For banks trying to fulfill Community Reinvestment Act (CRA) requirements in major markets, the competition gets tougher every day.
The Act is one of the primary drivers of affordable housing investment and lending in the country. It ensures that banks and thrifts meet the credit needs of everyone in their retail banking footprint, specifically those low- and moderate-income sections of town.
Coastal markets such as New York and California are where it is hardest to meet the CRA requirements. The current CRA rules focus on “assessment areas”—key metropolitan statistical areas or counties. For the largest, multi-state banks, these activities are confined to one or two parts of each state—what’s known in the industry as “CRA hot spots."
“In those cases, I’m not sure that the pricing can get too much lower, it’s just simply a matter of banks trying to fill their CRA books and there’s not enough product to go around for everyone,” he said.
JPMorgan Chase has a construction loan program that supports about $1 billion in transactions each year, Ed Sigler, the head of JPMorgan Chase Community Development Real Estate, said.
Although competition is tight, many affordable housing developers are working on more mixed-income projects, as well as projects that fall far outside of a bank's CRA footprint, and banks aren’t opposed to following their customers on those endeavors.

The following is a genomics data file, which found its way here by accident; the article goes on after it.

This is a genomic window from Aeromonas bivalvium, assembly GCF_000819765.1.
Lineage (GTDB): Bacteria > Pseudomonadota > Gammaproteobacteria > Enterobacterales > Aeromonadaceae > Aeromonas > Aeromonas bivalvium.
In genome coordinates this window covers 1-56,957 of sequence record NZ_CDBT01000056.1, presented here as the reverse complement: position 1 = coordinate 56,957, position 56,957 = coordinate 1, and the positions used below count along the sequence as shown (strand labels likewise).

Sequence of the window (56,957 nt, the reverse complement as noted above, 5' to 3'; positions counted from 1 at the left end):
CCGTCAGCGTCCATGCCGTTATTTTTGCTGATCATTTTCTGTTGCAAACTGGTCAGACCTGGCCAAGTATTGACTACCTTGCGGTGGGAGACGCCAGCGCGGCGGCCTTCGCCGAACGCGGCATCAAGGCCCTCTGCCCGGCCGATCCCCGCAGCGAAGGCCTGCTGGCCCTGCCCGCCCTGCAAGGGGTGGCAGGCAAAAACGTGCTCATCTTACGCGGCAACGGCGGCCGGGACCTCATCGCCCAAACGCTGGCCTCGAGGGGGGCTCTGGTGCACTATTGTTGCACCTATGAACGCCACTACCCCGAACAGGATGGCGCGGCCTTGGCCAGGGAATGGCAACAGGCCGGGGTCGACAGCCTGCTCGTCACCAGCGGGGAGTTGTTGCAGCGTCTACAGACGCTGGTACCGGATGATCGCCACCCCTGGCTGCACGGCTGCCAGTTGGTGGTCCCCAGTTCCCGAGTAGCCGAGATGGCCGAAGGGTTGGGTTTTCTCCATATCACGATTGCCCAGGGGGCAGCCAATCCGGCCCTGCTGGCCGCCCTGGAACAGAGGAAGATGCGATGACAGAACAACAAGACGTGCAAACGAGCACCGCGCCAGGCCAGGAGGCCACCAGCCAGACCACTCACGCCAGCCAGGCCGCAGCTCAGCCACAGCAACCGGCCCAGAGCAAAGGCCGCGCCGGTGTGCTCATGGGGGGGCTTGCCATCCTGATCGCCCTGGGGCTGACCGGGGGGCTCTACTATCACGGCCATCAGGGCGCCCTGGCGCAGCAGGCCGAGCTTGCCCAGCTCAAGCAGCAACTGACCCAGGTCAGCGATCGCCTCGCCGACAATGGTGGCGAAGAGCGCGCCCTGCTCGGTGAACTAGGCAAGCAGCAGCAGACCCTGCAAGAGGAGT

“Our geographic footprint has expanded and we now do transactions outside of our CRA assessment areas,” he said. “It makes sense--- we have the ability and capacity to do it, so we should just do it. We would love to get CRA credit for it but that doesn’t keep us from doing the deal.”
Kyle Hansen, executive vice president of the U.S. Bank Commercial Real Estate, agreed that U.S. Bank officials have been following well-respected clients into mixed-income projects as well as market-rate communities.
“Our footprint markets will always be a priority—but we are not limited to those markets,” he said. “If our developers are developing outside of our footprint, we will follow them as well.” U.S. Bank did about $950 million in the affordable space last year.
And although banks didn’t stop lending to affordable developers during the downturn, this is a new trend, which is being fueled by the health of the banking industry, Hansen noted.
“Whenever competition is growing as it is today, there will always be pressure for pricing to go lower and leverage to go higher,” he said. “We’re clearly seeing that today.”